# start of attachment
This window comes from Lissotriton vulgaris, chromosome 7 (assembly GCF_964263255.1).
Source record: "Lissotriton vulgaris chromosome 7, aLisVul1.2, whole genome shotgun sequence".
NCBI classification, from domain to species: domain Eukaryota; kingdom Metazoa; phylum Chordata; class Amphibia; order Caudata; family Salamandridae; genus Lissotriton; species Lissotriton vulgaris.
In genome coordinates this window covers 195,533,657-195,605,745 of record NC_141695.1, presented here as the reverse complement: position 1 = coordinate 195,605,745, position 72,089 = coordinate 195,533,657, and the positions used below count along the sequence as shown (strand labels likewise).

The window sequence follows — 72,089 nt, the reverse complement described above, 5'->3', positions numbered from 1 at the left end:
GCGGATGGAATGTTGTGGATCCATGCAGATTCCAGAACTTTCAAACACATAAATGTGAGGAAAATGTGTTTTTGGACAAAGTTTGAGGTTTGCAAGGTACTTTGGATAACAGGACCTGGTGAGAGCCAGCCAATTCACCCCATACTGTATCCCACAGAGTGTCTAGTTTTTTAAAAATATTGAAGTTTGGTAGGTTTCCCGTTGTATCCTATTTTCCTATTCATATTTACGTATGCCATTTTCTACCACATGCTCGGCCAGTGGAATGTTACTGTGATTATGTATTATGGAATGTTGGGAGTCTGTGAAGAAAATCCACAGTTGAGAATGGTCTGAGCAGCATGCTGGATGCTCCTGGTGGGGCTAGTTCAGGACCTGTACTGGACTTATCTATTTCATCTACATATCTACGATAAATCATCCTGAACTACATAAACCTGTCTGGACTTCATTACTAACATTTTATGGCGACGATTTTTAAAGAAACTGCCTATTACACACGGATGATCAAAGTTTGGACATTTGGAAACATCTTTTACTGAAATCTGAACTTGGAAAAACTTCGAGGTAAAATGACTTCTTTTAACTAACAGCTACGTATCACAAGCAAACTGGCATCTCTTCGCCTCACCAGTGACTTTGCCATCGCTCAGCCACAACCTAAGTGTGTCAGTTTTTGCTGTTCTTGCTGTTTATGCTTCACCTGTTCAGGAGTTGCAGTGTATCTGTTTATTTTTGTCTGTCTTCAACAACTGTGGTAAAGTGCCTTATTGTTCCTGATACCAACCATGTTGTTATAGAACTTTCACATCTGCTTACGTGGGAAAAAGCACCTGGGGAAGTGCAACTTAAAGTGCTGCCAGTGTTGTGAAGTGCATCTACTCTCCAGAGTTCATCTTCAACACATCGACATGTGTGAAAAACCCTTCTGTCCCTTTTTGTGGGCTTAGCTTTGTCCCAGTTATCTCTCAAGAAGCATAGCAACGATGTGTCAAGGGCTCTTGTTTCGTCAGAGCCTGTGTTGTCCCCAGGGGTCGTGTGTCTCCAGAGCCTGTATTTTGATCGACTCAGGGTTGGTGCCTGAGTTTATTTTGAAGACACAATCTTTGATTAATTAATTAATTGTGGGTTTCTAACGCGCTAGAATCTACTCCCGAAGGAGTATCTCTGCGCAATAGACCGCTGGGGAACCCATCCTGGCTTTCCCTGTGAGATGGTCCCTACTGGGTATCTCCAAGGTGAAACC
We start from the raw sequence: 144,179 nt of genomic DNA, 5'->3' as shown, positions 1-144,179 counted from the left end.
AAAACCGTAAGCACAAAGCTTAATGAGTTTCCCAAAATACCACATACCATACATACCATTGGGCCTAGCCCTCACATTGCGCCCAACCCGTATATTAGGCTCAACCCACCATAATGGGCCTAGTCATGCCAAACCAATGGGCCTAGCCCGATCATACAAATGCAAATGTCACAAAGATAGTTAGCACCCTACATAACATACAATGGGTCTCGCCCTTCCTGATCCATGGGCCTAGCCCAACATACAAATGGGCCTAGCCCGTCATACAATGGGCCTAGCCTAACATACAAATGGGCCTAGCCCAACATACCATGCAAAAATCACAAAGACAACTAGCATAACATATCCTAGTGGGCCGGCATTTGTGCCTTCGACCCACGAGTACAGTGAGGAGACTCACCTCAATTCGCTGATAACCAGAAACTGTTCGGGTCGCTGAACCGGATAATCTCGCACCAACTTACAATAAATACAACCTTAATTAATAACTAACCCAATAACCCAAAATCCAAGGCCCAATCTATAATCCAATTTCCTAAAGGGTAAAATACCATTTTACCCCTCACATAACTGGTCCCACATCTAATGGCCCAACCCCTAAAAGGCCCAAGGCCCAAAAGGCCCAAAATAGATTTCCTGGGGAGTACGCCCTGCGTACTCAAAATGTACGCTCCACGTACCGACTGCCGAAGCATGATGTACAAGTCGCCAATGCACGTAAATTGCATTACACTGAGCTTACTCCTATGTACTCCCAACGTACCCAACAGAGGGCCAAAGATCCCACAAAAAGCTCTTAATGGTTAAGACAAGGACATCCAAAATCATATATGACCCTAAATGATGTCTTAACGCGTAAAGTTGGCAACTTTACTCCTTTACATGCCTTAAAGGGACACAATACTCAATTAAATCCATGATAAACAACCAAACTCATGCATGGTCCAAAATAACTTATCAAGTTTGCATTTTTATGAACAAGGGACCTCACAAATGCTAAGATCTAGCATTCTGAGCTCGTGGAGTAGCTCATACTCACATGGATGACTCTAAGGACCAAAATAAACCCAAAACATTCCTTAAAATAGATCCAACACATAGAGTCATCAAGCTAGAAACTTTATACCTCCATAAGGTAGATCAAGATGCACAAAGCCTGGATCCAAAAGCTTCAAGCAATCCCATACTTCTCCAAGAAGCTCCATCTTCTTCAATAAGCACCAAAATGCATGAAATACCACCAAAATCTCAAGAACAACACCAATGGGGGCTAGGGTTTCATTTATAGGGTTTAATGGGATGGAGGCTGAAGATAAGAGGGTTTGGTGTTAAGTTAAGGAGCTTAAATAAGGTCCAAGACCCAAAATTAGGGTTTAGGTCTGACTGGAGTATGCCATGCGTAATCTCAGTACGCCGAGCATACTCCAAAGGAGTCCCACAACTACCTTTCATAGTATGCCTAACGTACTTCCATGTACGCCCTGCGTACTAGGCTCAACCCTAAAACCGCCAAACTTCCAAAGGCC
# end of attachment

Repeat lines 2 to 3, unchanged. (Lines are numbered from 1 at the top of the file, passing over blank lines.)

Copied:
Source record: "Lissotriton vulgaris chromosome 7, aLisVul1.2, whole genome shotgun sequence".
NCBI classification, from domain to species: domain Eukaryota; kingdom Metazoa; phylum Chordata; class Amphibia; order Caudata; family Salamandridae; genus Lissotriton; species Lissotriton vulgaris.